New Challengers
Credit: Andy Kubert/Klaus Janson (DC Comics)
Credit: Andy Kubert/Klaus Janson (DC Comics)

New Challengers, the new mini-series by Scott Snyder and newcomer Aaron Gillespie, might introduce a brand new team of heroes to the DCU, but the book also involves the old Challengers of the Unknown and ties in to concepts coming up in Snyder's run on Justice League.

According to Snyder, the six-issue story, which launches this week with New Challengers #1, explores "some of the greater mysterious and ancient forces that operate in the Multiverse."

The original Challengers of the Unknown debuted in 1957 as a team of sci-fi adventurers, but were revived by Snyder in his recent Dark Nights: Metal event. This new series, which features art by Andy Kubert and Klaus Janson, features a new team of Challengers chosen by the mysterious Professor to execute dangerous missions throughout the Multiverse.

Newsarama talked to Snyder and Gillespie to find out more about the series.

Newsarama: Scott and Aaron, there are four new Challengers introduced in the first issue. Well, I suppose you could say there are five. But they all have some mystery surrounding them and why they're part of this team, which was gathered by yet another mysterious characters called the Professor. Can you describe the idea behind the characters you've chosen for the team?

Scott Snyder: Yeah, the thing I was so excited about with this was being able to create a new generation of Challengers that honor the sort of constellation that I think was created with the original. Everybody is somebody who has a mystery about them, and everybody is somebody who's brave, exploratory, daring, but for different reasons and has their own reasons.

Credit: Andy Kubert/Klaus Janson (DC Comics)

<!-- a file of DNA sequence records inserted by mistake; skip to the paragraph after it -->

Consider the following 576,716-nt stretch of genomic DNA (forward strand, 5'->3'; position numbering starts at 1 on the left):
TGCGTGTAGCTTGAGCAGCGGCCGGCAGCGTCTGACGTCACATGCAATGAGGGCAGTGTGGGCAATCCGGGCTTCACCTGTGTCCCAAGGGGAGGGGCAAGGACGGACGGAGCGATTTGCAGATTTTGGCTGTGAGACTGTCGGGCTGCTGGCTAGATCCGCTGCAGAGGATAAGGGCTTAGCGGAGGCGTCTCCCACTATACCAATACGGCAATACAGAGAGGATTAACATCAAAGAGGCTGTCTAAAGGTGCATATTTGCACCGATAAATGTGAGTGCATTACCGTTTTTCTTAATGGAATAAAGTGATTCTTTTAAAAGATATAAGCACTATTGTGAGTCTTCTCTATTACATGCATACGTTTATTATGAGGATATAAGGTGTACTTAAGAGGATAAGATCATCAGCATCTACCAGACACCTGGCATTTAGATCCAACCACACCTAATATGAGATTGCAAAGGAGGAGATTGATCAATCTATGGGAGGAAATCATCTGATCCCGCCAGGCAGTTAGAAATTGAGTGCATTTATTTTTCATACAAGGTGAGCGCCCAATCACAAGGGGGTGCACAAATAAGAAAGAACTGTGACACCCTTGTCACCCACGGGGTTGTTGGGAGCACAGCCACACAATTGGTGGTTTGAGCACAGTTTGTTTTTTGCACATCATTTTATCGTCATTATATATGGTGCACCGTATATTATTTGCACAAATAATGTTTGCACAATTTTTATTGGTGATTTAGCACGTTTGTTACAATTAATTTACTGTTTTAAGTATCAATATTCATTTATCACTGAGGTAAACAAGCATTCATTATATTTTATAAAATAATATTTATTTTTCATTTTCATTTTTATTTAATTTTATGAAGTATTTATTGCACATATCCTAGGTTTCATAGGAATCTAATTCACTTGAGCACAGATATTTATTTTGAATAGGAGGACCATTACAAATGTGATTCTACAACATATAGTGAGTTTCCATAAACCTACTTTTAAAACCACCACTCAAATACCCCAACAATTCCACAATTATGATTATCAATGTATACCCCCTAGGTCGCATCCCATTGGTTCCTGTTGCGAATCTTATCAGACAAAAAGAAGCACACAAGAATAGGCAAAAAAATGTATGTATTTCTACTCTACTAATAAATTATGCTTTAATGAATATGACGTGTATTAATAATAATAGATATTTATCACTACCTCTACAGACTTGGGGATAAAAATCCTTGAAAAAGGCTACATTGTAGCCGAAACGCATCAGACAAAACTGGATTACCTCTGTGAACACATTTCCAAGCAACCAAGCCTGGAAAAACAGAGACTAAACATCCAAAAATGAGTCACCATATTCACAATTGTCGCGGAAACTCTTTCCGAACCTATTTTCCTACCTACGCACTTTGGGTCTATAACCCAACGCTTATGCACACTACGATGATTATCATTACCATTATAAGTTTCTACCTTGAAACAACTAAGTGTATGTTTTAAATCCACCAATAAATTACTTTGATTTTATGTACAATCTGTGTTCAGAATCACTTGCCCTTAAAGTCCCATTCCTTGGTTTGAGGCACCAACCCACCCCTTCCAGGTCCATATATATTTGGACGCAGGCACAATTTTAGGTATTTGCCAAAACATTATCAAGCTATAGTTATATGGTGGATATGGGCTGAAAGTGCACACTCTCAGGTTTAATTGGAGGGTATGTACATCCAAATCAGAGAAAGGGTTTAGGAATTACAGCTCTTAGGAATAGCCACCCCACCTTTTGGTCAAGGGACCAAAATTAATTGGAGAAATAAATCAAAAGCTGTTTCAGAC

That was one of the fun things about creating these four characters and building a mystery around why these four. Who are these people?

And not to give away huge spoilers, but the original Challengers, whom you saw in Metal for a moment too, do play a big part in this story as well.

So it's not a reboot or relaunch where we're taking new characters and putting them in there and saying they're the Challengers. It's very much about what it meant to be a Challenger of the Unknown then, what the legacy of their mission is, and why it carries through now. And why these characters and why it's important today.

So it's sort of the best of both worlds. If you love the old Challengers, you'll get a good helping of them in this book too. And yet it also creates something that a new generation of readers can embrace as their own.

Aaron Gillespie: I think that was important to me too, to really honor the legacy while creating something new and creating characters that everybody can identify with.

Nrama: The first issue reveals some of the background of Trina Alvarez, one of the New Challengers that's actually from Gotham City. Will you be revealing a bit about each character as the story plays out?

Credit: Andy Kubert/Klaus Janson (DC Comics)

Snyder: Yeah, the structure we created together was one where each issue gives you a little bit about one of the other characters while still pushing the plot forward.

When we went into it, we talked about a number of different possibilities in terms of format for the series, but we felt like this gave us that kind of old school narration, intro fun of kind of like, "let me tell you about me and my mystery and who I am."

It draws you right in, immediately, in a way that kind of grabs you guy the throat. What I loved about it was that I've never tried anything like this where each issue would do that from a different character's point of view so it builds from one to the next to the next until finally you get the Professor.

So you'll get the whole history of the Challengers, who each character is, who they were, who they are now, and then the bigger mystery is revealed little by little that way too, as they experience it.

It's almost one emotional arc told over five different characters.

Nrama: And will they be on different missions? That's implied in the first issue. That there will be adventures along the way as you reveal this over-arching mystery.